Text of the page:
• Jessica_R

    Yeah, until I see bills baring rich people from buying clothes they’ll never take the tags off of let alone wear, going to the Bahamas twice in one month, limiting the number of special features they can put on their Porches I am never going to be comfortable with any of the anti-lotto arguments. They basically boil down to “I know what’s best for you” and nothing good ever came from allowing that attitude to run unchecked. Poor people have the right to spend their money unwisely too, and picking up on the OP it’s grating that so much of the GOP is spent in fearful terror that somewhere a poor person may be enjoying themselves. 

  • http://dpolicar.livejournal.com/ Dave

     For my own part, as long as I’m wishing, I wish for everyone to have the ability to do the things they choose to do, and refrain from the things they choose to refrain from.

    But in the meantime, I live in a world where not everyone has that freedom, for a wide range of reasons, many of which we don’t yet know how to address.

    And as long as that remains true, sometimes the question we’re forced to address is what constraints on our freedom gets the best results for everyone involved.

  • http://lliira.dreamwidth.org/ Lliira

    Poor people are not ignoramuses with an inability to learn, and I am very tired of both political parties treating us like we are.  As if poor people don’t know the odds, and think that buying a lottery ticket is going to make them rich immediately. You’re ignoring the possibility (fact, as far as everyone I’ve known who plays the lottery is concerned) that they like playing the games, find them fun, and like that their dollars are going somewhere they can do some good, instead of the pockets of casino owners. 

    Furthermore, I want to see some statistics about who actually buys lottery tickets. This reeks of the same paternalism that pretends poor people eat fast food all the time. Guess what, we don’t. The middle class eats the most fast food, and I expect the same is true of who buys lottery tickets.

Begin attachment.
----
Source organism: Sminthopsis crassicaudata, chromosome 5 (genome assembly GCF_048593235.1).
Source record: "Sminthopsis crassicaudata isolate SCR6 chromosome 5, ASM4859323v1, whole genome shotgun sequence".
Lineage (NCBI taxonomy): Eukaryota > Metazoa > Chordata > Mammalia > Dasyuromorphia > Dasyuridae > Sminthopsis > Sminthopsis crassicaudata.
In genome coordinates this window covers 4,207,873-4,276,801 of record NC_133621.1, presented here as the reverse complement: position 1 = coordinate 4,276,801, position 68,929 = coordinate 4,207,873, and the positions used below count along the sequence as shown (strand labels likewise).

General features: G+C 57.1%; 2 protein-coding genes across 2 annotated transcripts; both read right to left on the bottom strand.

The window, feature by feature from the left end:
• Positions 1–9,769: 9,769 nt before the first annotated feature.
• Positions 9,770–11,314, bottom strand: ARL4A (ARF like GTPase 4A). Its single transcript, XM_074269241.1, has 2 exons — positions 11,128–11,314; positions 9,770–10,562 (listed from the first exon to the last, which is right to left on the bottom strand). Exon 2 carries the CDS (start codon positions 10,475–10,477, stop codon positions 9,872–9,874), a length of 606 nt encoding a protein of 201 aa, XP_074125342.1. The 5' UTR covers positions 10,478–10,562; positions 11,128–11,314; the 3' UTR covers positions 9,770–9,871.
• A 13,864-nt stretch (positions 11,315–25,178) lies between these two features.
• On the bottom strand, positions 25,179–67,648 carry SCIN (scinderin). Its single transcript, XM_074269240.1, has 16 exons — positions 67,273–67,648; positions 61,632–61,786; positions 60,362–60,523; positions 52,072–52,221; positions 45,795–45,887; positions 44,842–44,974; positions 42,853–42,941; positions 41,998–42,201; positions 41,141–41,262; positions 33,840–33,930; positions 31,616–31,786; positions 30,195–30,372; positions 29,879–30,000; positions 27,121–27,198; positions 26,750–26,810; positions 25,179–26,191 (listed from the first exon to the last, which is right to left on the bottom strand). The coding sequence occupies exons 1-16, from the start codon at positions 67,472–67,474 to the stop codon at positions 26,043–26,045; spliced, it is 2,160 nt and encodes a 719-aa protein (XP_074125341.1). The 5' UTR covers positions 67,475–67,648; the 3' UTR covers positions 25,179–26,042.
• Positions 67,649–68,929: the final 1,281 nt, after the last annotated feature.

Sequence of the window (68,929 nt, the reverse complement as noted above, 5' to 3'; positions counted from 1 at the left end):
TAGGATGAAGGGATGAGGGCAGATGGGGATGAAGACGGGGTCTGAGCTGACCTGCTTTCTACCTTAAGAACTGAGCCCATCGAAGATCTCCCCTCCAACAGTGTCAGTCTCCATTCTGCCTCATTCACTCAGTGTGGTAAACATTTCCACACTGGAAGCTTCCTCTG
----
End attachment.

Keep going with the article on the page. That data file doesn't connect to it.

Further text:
Also, and more importantly in our country today: I want weight loss companies to be subject to truth-in-advertising laws. “This is not going to work, will probably make you fatter, and will definitely make you unhealthier and more self-hating.”

  • Eminnith

    Republicans love to complain about some liberal “nanny state” idea and then they turn around and write laws about what poor people can’t do with their money and what women can’t do with their bodies and other things that are “for your own good”. What the fuck is up with that?

  • http://lliira.dreamwidth.org/ Lliira

    No matter how hard they work they’ll be working for low wages and minimal benefits, with pretty much no chance of getting a better job.

    I’m poor.

    I was tempted to just respond “bite me” to your post, but I’m not going to do that. Instead, I’m going to say: you have massive unexamined privilege. Examine it. 

    It’s one thing to point out that the American Dream is not always obtainable, and that if we structure society differently, it will become more obtainable for more people. It’s another to pretend that abso-frickin-every poor person in the country is stuck there forever and ever amen. We don’t actually live in 19th century Russia.

  • ohiolibrarian

     And how do they address the reality that one reason many people can’t get an adequate job is lack of reliable transportation?

    They don’t?

    Not surprised. They never do.

  • smrnda

    And without a car, your choices of employment are limited. I get sick of people complaining about the ‘luxuries’ poor people have. Why complain that poor people have cell phones, or internet? How else will they find a job?

  • http://www.nicolejleboeuf.com/index.php Nicole J. LeBoeuf-Little

    Lori: I guess what I’m saying is that I wish we could talk about lotteries with out doing the whole “they’re so dumb” dance.

    Agreed. This is another way we know that state lotteries are a scam: the way much of the public dismisses a lottery’s “customers” as “anyone who’d fall for it is stupid enough to deserve to fall for it.”

    Even if it were true that the poor were, as a class, ignorant/bad-at-math/stupid — which I am not conceding for an instant — I oppose the hateful notion that the ignorant should be thrown to the wolves, that being materially harmed is somehow a just punishment for being bad at math.

  • http://lliira.dreamwidth.org/ Lliira

    Poor people have the right to spend their money unwisely too

    Yes. And who’s to say it’s unwisely? (And who’s to say it’s poor people.) Just because I don’t find gambling fun, that doesn’t mean it is objectively not fun. Actually some of those little scratch games are kinda fun — and for a dollar, that is going to education, and that has even a tiny chance of winning you more dollars? Sure, I can see why people think it’s fun, and I am not going to pretend there’s something wrong with them just because their idea of fun is different from mine.